We’ve come across so many informative infographics and handy interactive tools on the web recently that we felt it was time to share and celebrate them.
Here’s a beautiful visual representation of the relative proportions of native speakers of the world’s largest languages.
Created for the South China Morning Post, this represents the relative numbers of native speakers for languages that have more than 50 million speakers. Whilst there are over seven thousand languages in the world overall, only 23 have more than 50 million native speakers. These 23 are represented by the sections with thick black borders.
But this visualisation also represents where those native speakers are located. English makes up a sizeable yellow chunk of the diagram. This section is further split into different areas representing the native speakers in countries such as the US and UK. What’s particularly interesting is how many native speakers there are in places such as Sierra Leone and Malaysia.
Compare this to languages such as Japanese, Marathi and Telugu; all of which show a lot less regional creep. The way the English language has established itself in other countries betrays England’s colonial past.
Spanish – another language with an active imperial past – is also widespread. Although Japan’s colonial history included some language dissemination, such as in Taiwan, this didn’t have the same effect in terms of volume of speakers as other colonial languages such as English.
There’s also a strong political history behind the stark line bisecting the Bengali language between the speaker populations in India and Bangladesh.
It’s a diagram that reveals a great deal about the distribution of the world’s major languages. What it doesn’t show is how dominant these 23 big languages truly are.
More than half the world’s population counts one of these 23 major languages as their mother tongue. But when it comes to learning languages, even these big languages aren’t being represented proportionally. English is being learnt by a huge number of students (1500 million in total), whilst ‘only’ 30 million students are studying Chinese.
The Language Tree
This stunning linguistic family tree published on sssscomic.com using data from ethnologue.com may not be comprehensive or without controversy but it’s certainly beautiful.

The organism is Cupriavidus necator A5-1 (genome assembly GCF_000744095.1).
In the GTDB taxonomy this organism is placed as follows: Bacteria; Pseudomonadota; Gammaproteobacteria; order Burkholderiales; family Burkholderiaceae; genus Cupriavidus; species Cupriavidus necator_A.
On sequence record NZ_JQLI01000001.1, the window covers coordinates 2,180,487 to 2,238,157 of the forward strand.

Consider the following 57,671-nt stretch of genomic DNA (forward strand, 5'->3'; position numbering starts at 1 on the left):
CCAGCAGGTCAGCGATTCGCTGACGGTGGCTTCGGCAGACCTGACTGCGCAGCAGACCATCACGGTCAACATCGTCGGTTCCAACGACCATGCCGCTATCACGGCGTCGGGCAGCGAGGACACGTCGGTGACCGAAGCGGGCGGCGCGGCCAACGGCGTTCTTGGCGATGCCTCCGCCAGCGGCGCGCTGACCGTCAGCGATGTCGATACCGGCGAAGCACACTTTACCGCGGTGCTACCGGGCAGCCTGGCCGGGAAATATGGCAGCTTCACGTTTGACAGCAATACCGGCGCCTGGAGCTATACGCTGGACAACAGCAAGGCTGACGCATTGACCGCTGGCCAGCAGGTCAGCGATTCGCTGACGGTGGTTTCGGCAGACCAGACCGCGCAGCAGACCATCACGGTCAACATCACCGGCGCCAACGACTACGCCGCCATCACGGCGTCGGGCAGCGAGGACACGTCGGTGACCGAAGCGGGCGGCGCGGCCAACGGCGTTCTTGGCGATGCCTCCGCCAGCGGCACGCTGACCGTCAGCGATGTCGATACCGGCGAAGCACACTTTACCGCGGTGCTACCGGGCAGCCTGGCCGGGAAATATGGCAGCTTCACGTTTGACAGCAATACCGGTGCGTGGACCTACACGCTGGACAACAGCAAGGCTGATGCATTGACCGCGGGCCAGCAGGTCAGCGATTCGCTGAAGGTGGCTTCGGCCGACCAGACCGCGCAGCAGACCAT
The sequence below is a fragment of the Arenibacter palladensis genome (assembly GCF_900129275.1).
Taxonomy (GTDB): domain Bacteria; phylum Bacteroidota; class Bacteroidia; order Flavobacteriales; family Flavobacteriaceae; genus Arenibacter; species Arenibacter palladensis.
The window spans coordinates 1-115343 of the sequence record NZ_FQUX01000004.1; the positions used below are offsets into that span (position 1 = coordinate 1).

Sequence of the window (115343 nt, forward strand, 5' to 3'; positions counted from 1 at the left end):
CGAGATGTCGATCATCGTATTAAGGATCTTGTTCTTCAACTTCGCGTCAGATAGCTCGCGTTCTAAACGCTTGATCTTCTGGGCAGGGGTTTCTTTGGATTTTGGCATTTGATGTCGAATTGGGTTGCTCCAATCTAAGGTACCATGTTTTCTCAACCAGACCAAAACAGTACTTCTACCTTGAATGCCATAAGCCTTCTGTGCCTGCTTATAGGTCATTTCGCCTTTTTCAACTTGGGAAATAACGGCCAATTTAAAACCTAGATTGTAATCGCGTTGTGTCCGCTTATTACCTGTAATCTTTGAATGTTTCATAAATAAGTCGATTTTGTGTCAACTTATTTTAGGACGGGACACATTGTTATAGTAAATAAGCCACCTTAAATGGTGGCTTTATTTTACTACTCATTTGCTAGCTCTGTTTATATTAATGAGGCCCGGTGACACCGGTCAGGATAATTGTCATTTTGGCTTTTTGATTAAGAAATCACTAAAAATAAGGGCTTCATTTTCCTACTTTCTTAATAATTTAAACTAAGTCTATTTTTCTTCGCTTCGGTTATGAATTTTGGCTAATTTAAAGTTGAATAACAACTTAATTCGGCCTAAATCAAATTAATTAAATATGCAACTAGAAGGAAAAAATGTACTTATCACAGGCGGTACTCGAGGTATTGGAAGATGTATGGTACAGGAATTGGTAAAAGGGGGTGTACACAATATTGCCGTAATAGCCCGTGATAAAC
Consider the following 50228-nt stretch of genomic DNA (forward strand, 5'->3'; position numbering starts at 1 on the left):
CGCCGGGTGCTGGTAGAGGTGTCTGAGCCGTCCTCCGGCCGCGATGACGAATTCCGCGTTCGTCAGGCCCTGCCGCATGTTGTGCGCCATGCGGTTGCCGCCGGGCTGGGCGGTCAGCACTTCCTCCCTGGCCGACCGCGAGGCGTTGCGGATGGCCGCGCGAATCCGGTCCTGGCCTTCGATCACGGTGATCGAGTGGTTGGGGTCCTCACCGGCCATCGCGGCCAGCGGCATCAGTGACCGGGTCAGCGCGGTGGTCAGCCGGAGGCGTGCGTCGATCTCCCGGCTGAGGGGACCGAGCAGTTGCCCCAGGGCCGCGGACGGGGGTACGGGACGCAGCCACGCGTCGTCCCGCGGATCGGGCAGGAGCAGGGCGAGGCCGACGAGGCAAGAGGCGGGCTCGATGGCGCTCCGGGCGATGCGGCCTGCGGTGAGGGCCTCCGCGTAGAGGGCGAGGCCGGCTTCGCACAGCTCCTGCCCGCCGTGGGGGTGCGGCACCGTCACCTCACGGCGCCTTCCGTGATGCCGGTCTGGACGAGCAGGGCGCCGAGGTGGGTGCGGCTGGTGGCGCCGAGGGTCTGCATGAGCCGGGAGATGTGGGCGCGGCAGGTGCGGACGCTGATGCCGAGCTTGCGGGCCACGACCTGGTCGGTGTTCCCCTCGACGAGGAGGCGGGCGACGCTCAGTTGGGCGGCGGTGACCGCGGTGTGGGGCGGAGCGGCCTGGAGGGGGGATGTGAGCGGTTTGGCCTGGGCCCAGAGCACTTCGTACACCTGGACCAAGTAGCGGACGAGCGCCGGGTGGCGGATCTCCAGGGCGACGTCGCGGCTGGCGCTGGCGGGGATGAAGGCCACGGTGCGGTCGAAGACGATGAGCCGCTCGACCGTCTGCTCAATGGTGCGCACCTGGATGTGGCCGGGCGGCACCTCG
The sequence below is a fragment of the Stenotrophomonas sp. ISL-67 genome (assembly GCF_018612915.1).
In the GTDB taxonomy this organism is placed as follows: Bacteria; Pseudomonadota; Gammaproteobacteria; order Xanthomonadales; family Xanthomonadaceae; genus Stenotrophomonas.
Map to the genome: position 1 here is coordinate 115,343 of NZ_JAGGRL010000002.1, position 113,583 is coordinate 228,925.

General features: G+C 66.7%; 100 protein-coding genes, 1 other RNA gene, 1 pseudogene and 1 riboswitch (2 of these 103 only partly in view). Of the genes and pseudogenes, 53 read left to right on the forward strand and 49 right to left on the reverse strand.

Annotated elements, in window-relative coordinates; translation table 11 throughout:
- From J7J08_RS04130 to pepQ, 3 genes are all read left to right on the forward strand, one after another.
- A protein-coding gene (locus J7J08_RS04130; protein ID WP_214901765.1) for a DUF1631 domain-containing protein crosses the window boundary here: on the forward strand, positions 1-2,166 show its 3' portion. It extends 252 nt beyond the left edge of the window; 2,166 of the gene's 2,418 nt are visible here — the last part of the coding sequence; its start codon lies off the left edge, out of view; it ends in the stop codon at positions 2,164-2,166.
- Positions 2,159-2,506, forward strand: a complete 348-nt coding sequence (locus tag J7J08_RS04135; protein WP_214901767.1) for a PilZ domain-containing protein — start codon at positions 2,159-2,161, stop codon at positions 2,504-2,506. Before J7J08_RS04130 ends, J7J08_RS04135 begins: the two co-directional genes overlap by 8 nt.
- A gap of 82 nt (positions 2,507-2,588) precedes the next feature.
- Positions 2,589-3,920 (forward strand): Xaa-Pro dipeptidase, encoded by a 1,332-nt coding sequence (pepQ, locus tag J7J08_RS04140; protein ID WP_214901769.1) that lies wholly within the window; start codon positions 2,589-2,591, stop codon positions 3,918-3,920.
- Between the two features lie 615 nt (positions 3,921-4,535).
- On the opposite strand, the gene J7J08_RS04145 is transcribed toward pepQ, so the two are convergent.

It focuses on the Indo-European family and the Uralic family, and aims to represent (via the relative size of the different ‘branches’) the volumes of native speakers that were thought to have existed prior to the year 0.
Entire language branches that aren’t included in this tree include the Semitic languages, such as Arabic and Hebrew. It also excludes ‘dead’ languages such as Ancient Greek and Latin, and other smaller languages. Whilst it would be fascinating to see how the rest fit in, including all the world’s languages would turn this tree into a forest!
The relationships between the languages that are shown on the tree are inevitably rather controversial – many people might debate how the Catalan, Romansch, and Sardinian languages should be positioned relative to one another. That’s perhaps a question to leave to the linguists, who’ll enjoy the discussion. It’s perhaps best to take this visualisation at face value.
Key takeaways as far as we’re concerned include the way Armenian and Greek exist on their own unique independent branches, and another reminder of how Hungarian and Finnish have root connections.
What’s also interesting is that, in these early days, Spanish and English had larger speaker populations than Bengali and Hindi. All four languages still endure today with roughly similar proportions in terms of their relative speaker populations.
We’re pretty impressed with Langscape, a really handy resource for language learners.